Both Brandi and I have had alerts in our cars come up to say that our tire pressures need to be checked. Unfortunately neither of the cars actually tell you *which* tire has the problem so it requires checking all 4 tires (which probably should be done anyway). Naturally the stations never have working air or pressure gauges and as I have an air compressor at home – I need a quick way of checking the pressures. I think this is actually caused by the temperature dropping and getting cold overnight as it only seemed to happen on the couple of cold nights we have had recently.

I already have one of those stick gauges – you put it on the valve stem and it shoots out a piece of plastic with marks to tell you the pressure and each tire came up with the right pressure give or take one psi so I wasn’t sure which tire had the problem.

I was given the chance to review the TravelSafer digital pressure gauge and due to the above issues I jumped at the chance to get a second opinion on the tire pressures.20161106_091352

The gauge arrived in see through plastic on a cardboard backing (left)  and was very easy to open which is a plus – no need to go and get scissors to open this.  It requires a 3v (supplied) lithium battery,  so the device was ready to use straight away. It does look like the screws that hold this device together are really recessed, so switching out the battery may require some long jewelers screwdrivers in order to take the two halves apart. Hopefully the battery lasts a long time!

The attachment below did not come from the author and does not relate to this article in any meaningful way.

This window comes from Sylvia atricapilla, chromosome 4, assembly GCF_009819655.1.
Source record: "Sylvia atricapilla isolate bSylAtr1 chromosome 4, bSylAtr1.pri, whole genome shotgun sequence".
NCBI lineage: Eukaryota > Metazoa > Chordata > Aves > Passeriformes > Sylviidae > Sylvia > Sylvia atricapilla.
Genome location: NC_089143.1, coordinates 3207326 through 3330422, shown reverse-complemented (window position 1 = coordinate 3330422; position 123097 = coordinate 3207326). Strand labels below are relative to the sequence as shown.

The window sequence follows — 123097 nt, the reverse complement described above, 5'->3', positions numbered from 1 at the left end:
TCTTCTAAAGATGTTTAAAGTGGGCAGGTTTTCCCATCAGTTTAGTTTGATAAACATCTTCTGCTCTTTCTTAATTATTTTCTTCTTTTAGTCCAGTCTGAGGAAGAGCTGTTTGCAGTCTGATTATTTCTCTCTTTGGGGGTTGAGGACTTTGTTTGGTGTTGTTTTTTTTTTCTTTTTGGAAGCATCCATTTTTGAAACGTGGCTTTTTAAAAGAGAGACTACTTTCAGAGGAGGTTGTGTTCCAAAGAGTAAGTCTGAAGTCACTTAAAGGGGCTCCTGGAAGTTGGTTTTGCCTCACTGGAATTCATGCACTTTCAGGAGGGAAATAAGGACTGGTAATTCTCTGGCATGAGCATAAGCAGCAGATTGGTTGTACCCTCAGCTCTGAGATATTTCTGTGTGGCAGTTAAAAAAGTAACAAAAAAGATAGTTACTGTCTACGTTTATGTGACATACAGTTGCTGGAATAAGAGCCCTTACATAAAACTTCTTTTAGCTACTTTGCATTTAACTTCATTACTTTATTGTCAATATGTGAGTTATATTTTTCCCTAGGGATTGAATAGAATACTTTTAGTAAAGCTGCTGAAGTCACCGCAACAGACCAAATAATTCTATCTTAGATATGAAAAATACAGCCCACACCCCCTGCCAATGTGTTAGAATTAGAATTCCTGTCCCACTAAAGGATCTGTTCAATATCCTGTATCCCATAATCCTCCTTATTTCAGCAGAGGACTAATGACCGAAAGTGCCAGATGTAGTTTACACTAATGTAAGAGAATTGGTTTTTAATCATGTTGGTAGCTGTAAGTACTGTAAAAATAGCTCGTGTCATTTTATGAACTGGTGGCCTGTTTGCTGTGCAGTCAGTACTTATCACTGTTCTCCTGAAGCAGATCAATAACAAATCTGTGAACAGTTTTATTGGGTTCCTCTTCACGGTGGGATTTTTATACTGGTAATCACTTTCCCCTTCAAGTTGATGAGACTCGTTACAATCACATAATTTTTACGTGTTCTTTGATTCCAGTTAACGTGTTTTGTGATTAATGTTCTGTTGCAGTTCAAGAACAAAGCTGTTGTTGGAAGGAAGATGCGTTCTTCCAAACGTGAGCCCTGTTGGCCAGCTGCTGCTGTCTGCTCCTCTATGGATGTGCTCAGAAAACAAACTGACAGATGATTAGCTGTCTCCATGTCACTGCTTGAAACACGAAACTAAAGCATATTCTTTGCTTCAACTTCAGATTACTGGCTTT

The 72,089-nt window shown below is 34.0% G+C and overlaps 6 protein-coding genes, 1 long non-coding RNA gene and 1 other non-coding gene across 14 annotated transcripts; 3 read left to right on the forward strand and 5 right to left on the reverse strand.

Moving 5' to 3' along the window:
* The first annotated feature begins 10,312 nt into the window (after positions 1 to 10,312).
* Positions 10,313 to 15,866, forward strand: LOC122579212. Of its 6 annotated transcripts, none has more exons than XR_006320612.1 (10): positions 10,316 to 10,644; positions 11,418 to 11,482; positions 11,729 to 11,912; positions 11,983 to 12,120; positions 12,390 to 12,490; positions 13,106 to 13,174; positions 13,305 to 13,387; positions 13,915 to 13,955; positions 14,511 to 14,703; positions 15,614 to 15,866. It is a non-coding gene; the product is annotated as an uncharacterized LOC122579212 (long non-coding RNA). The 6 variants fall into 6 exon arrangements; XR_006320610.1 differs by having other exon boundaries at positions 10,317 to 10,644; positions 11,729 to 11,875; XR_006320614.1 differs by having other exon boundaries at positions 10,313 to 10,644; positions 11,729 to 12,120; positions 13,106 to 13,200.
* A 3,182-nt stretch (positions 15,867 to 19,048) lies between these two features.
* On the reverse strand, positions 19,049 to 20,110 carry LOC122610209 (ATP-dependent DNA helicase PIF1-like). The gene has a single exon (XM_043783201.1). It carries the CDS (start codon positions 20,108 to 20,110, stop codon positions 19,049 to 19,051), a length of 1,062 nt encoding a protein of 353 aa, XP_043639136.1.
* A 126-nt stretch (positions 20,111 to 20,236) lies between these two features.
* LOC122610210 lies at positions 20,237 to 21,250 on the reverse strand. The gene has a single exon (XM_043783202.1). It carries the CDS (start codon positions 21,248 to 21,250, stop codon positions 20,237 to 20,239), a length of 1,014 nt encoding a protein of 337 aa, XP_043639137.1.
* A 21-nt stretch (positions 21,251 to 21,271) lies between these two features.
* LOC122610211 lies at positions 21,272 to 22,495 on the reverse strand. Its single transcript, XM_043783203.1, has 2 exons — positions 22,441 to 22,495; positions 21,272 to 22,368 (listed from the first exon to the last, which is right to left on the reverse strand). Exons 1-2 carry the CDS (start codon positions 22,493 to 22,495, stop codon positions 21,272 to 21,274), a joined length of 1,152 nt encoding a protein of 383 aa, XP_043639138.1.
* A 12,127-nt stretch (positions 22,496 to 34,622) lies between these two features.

When I went to check the pressure on the car, I discovered a major  shortcoming in that the device is pretty bulky and it was difficult to get the device on the valve without the hubcap getting in the way. The device is about 3cm wide so make sure you have plenty of room by the valve stem. You can see the difference in size with the image below – it was a bit too bulky (but not impossible)  to fit on the stem with the hubcap on and nobody is going to remove the hubcap to check their tire pressure!

gaugecomparison-smallThe device however does  seem to be accurate and was within 1 psi of my original manual device when I checked several tires so it’s reading is pretty consistent.  The pressure is displayed for about 30 seconds so you get plenty of time to remove from the tire and then check the readings. The image below shows the reading of 25.5 on the device and about 26-26.5  on the manual device
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The device The light of this device helps to see where the valve stem is has a blue light that is always displayed whenever you take a reading. During the day you are not going to notice it. It is pretty handy to see at night when you are trying to check the pressure. The light is not strong enough to ruin your night vision or read the paper with, but is enough for you to be able to see where the dark valve stem is in the dark. The reading display is back lit to make the numbers more visible.

The device also shows you the pressure in psi, bar, kpa or kg/cm – the vast majority of you are going to use this on your car tires but the other pressure readings will be useful for air compressors too (I guess?). Switching between the scales is a simple push of the power button to cycle through the 4 stages.

 

 

 

 

 

 

 

 

This device works well if your hub caps allow plenty of access to your valve stems and it makes it a lot easier to read the pressure of your tires. The light also makes it easier to use at night, but it’s not bright enough to use as a flashlight to navigate around the car in the dark.

Note that I did receive this item with a promo code and this doesn’t affect my review of this product – it  is a useful addition to the glovebox in the car, is easier to use than the manual device, but lacks some features that would make it the ideal tire pressure gauge for me. #TravelsaferDigitalTirePressureGauge